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Transformers - Season 3 & 4 [DVD]
Transformers - Season 3 & 4 [DVD]
Dvd ~ Frank Welker
Offered by ccconsett
Price: £10.00

3 of 3 people found the following review helpful
4.0 out of 5 stars Galvatron, Rodimus Prime and the Quintessons, 2 Jan. 2005
Verified Purchase(What is this?)
Maybe it's because of Simon Furman's greatest comic stories focussing on the characters, or just because they seemed futuristic and exciting, but I always favoured - a little - the post-movie Transformers over those from the first couple of years. As you can see by a quick look at the various Transformers fansites on the internet, this is a rather rare thing for a fan. For most people, Transformers means Optimus Prime versus Megatron, not Rodimus Prime versus Galvatron.
So, here we have the entireity of the cartoon series' post-movie run. First things first, this presents a vastly different origin for the robots than the comic strip and for a Furman fan such as myself, that presented here just doesn't work. However, if it's accepted that the cartoon continuity is as different from the comic continuity as Generation 1 is from the subsequest generations (in addition, the origins of the Headmasters and Targetmasters, which formed the entireity of the three part fourth season shown here, differs greatly from Marvel's take) this doesn't really matter and the viewer soon becomes swept up into the events.
As a cartoon, Transformers was excellent in differing ways to the comic. Bringing the robots to life on screen allows for some tales to work in ways they wouldn't in comics (a key example being 'The Big Broadcast of 2006' - absolutely atrocious in comic form, but it works just fine here) and, while the cartoons are undoubtedly less mature, less 'real' than the comic stories, taken on its own terms, these are great.
Following on from the excellent movie, however, things suffer a little. The animation is undoubtedly not as good, and the star voice cast of the film (ORSON WELLES!!!) is missed, no more so than with Galvatron. Leonard Nimoy's take was so perfect - maniacal evil personified - that any successor would find it impossible to match.


Transformers Generation One: More Than Meets the Eye Official Guidebook: 2
Transformers Generation One: More Than Meets the Eye Official Guidebook: 2
by Adam Patyk
Edition: Paperback

5.0 out of 5 stars MUST be bought with volume 1!, 2 Jan. 2005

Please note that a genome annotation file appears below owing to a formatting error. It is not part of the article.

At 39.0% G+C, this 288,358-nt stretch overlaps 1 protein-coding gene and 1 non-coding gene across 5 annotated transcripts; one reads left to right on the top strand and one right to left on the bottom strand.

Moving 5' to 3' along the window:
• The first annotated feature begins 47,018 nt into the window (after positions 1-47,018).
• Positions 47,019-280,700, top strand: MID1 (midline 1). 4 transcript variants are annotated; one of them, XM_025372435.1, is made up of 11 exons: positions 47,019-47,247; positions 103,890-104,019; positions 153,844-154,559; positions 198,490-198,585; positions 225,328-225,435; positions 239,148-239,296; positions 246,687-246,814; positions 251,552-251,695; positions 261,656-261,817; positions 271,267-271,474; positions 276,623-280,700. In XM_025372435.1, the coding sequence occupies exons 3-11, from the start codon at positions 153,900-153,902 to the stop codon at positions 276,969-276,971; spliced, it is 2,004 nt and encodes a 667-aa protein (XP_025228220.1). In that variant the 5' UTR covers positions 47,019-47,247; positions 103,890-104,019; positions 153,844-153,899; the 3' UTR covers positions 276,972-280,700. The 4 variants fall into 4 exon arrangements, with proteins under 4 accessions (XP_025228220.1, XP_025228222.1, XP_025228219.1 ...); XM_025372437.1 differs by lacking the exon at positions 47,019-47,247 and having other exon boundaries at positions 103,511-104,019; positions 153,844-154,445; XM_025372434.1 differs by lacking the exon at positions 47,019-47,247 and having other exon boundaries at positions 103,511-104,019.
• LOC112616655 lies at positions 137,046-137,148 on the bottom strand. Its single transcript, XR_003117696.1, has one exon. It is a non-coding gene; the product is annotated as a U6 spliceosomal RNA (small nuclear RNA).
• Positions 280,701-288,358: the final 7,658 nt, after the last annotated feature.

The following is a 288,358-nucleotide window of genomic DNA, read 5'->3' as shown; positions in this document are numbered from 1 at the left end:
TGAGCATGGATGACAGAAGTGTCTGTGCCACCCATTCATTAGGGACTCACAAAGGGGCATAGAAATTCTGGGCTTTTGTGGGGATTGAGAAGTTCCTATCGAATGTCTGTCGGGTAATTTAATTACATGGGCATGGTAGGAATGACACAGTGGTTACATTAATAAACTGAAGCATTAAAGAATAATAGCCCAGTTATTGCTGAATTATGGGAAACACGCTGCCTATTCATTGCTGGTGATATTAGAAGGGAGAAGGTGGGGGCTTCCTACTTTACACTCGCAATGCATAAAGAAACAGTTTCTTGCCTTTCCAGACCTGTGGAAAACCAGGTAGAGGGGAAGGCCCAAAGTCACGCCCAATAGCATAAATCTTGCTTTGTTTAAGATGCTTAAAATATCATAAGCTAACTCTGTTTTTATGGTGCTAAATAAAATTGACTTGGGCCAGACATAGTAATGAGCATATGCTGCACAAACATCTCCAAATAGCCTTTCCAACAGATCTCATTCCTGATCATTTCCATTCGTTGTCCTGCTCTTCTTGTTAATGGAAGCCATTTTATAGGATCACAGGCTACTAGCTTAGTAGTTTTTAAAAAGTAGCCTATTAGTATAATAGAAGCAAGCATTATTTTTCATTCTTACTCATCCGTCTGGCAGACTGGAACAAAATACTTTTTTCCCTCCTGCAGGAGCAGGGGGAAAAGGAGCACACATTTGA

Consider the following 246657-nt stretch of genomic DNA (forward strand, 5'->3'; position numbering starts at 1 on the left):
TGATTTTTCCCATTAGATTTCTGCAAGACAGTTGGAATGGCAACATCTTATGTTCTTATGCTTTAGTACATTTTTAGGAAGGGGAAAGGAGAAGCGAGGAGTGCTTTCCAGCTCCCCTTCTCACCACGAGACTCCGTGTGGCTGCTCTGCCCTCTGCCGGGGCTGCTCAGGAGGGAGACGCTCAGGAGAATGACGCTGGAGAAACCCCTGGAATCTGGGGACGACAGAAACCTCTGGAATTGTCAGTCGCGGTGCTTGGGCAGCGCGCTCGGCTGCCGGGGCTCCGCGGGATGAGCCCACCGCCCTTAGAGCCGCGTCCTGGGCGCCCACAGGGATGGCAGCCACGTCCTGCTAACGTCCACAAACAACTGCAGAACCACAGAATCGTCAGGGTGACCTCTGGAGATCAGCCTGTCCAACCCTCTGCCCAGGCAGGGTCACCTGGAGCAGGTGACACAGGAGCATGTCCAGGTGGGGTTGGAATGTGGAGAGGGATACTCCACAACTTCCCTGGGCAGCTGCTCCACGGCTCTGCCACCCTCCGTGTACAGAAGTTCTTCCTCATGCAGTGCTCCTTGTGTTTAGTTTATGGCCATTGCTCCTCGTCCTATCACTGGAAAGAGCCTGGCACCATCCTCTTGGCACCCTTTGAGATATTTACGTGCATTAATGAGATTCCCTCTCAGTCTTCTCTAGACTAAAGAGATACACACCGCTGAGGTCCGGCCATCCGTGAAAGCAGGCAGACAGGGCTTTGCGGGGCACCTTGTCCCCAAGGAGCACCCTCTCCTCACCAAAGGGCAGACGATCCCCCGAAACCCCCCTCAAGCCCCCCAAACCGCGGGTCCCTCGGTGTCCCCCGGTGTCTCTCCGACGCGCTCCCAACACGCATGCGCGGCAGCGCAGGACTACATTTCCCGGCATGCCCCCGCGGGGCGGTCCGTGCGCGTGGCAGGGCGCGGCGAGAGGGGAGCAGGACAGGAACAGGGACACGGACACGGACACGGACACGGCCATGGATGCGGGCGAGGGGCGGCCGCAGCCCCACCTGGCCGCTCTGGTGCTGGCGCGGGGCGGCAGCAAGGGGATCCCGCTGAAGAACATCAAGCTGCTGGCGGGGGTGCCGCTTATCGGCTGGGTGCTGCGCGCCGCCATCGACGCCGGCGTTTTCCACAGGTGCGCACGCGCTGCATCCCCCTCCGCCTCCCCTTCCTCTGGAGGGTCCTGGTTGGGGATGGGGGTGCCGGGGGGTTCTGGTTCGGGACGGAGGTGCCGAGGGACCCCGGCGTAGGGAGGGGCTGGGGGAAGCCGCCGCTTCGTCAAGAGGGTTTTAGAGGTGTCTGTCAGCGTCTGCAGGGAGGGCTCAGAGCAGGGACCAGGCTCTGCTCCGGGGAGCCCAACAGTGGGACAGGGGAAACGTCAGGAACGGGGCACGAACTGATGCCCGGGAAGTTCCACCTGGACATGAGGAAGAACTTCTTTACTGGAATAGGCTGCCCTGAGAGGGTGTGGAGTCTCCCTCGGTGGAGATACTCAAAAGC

As with 'More than Meets the Eye Volume 1', book 2 publishes the final half of Dreamwave's 'Who's Who' series, looking into the personalities, abilities and weaknesses of every single one of the Generation One characters. Volume 1 covered the Transformers from the Aerialbots through to the Pretender Monsters, this book covers from The Protectobots to Wreck Gar, looks at later versions of some robots (the Classic Pretenders, Powermaster Optimus Prime, the Targetmaster incarnations of the Movie characters) and also delves into Transformers technology, history and their homeworld in the final sections. In fact, because of this, Volume 2 edges ahead of Volume 1 in the 'must buy' stakes.
The slight flaws seen in Volume 1 remain - the index listing all the Transformers from both volumes, and some Transformers being placed in the alphabetical listing of their group name while others (chiefly the Micromasters) are separated out across both volumes. Example - apart from Grimlock, all of the Dinobots (Swoop, Snarl, Slag and Sludge) should have featured here rather than in Volume 1.
Still, buy both volumes and such flaws are completely irrelevant - and for avid Transformers fans, these books - along with Simon Furman's 'Ultimate Guide', and the forthcoming live-action movie - are pretty much what we've been awaiting for twenty years.


Transformers Generation One: More Than Meets the Eye Official Guidebook: 1
Transformers Generation One: More Than Meets the Eye Official Guidebook: 1
by Brad Mick
Edition: Paperback

4 of 4 people found the following review helpful
5.0 out of 5 stars A supremely detailed analysis of ALL the Transformers., 1 Jan. 2005